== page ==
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Applications and Interviews. A Structural Analysis of Two-Sided Simultaneous Search

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  • Ronald P. Wolthoff

    (University of Toronto)

Abstract

Much of the job search literature assumes bilateral meetings between workers and firms. This ignores the frictions that arise when meetings are actually multilateral. I analyze the magnitude of these frictions by presenting an equilibrium job search model with an endogenous number of contacts. Workers contact firms by applying to vacancies, whereas firms contact applicants by interviewing them. Sending applications and interviewing applicants are costly activities but increase the probability to match. In equilibrium, contract dispersion arises and workers spread their applications over the different contract types. Estimation of the model on the Employment Opportunities Pilot Projects data set provides values for the cost of an application, the cost of an interview, and the value of non-market time. Frictions on the worker and the firm side are estimated to each cause approximately half of the 4.7% output loss compared to a Walrasian world. I show that in the estimated equilibrium welfare is improved if unemployed workers increase their search intensity.

Suggested Citation

  • Ronald P. Wolthoff, 2011. "Applications and Interviews. A Structural Analysis of Two-Sided Simultaneous Search," Working Papers 2011.86, Fondazione Eni Enrico Mattei.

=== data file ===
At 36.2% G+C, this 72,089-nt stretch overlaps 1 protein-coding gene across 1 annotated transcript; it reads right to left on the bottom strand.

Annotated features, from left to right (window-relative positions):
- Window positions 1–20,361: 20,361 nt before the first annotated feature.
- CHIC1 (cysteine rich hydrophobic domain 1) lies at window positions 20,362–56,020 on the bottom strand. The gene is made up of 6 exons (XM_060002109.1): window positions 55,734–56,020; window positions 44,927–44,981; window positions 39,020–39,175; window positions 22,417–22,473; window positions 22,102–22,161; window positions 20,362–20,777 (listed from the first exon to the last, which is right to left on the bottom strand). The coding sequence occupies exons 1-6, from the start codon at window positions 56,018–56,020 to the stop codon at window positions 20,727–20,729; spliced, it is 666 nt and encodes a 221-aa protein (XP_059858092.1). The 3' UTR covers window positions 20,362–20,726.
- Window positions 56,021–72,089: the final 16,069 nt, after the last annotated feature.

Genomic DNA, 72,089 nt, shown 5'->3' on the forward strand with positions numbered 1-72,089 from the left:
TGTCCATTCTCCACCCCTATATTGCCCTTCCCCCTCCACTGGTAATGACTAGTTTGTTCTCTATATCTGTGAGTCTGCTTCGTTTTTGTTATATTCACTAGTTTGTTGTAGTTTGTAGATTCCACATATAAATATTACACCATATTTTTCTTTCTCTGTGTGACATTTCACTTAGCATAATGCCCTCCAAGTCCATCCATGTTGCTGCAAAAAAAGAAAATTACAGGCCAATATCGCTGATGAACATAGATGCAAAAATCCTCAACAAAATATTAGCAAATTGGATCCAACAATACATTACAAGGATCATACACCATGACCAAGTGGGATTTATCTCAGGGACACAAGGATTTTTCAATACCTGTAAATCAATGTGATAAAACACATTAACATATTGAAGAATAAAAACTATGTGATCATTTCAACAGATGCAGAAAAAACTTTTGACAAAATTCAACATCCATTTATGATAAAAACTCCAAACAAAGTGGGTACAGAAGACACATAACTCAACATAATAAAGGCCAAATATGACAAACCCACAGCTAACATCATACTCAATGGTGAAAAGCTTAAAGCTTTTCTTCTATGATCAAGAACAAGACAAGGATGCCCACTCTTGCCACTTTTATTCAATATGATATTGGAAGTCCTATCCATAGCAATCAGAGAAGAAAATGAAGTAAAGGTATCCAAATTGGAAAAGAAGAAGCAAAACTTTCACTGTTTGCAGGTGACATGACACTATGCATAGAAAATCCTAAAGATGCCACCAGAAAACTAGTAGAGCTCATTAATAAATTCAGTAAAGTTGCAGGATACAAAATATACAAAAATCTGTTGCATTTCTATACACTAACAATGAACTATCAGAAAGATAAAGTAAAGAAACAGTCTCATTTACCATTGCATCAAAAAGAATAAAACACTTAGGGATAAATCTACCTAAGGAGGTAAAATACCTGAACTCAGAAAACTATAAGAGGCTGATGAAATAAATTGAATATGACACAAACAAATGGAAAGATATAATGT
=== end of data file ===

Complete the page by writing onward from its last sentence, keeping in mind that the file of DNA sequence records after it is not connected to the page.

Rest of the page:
• Handle: RePEc:fem:femwpa:2011.86
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    Cited by:

    1. Manolis Galenianos & Philipp Kircher, 2012. "On The Game‐Theoretic Foundations Of Competitive Search Equilibrium," International Economic Review, Department of Economics, University of Pennsylvania and Osaka University Institute of Social and Economic Research Association, vol. 53(1), pages 1-21, February.
    2. Alonso, Ricardo, 2014. "Recruitment and selection in organizations," LSE Research Online Documents on Economics 58673, London School of Economics and Political Science, LSE Library.
    3. Lester, Benjamin & Visschers, Ludo & Wolthoff, Ronald, 2015. "Meeting technologies and optimal trading mechanisms in competitive search markets," Journal of Economic Theory, Elsevier, vol. 155(C), pages 1-15.
    4. Andreas Hornstein & Per Krusell & Giovanni L. Violante, 2011. "Frictional Wage Dispersion in Search Models: A Quantitative Assessment," American Economic Review, American Economic Association, vol. 101(7), pages 2873-2898, December.
    5. Ronald Wolthoff, 2014. "It'S About Time: Implications Of The Period Length In An Equilibrium Search Model," International Economic Review, Department of Economics, University of Pennsylvania and Osaka University Institute of Social and Economic Research Association, vol. 55, pages 839-867, August.
    6. Ronald Wolthoff & Ioana Marinescu, 2012. "Wages, Job Queues, and Skills," 2012 Meeting Papers 592, Society for Economic Dynamics.
    7. Ronald Wolthoff, 2014. "Applications and Interviews: Firms' Recruiting Decisions in a Frictional Labor Market," Working Papers tecipa-522, University of Toronto, Department of Economics.
    8. Wolthoff, Ronald P., 2011. "It's About Time: Implications of the Period Length in an Equilibrium Job Search Model," IZA Discussion Papers 6002, Institute for the Study of Labor (IZA).

    More about this item

    Keywords

    Directed Search; Recruitment; Stable Matching; Labor Market Frictions; Structural Estimation; Efficiency; Policy Analysis;

    JEL classification:

    • J64 - Labor and Demographic Economics - - Mobility, Unemployment, Vacancies, and Immigrant Workers - - - Unemployment: Models, Duration, Incidence, and Job Search
    • J31 - Labor and Demographic Economics - - Wages, Compensation, and Labor Costs - - - Wage Level and Structure; Wage Differentials
    • D83 - Microeconomics - - Information, Knowledge, and Uncertainty - - - Search; Learning; Information and Knowledge; Communication; Belief; Unawareness

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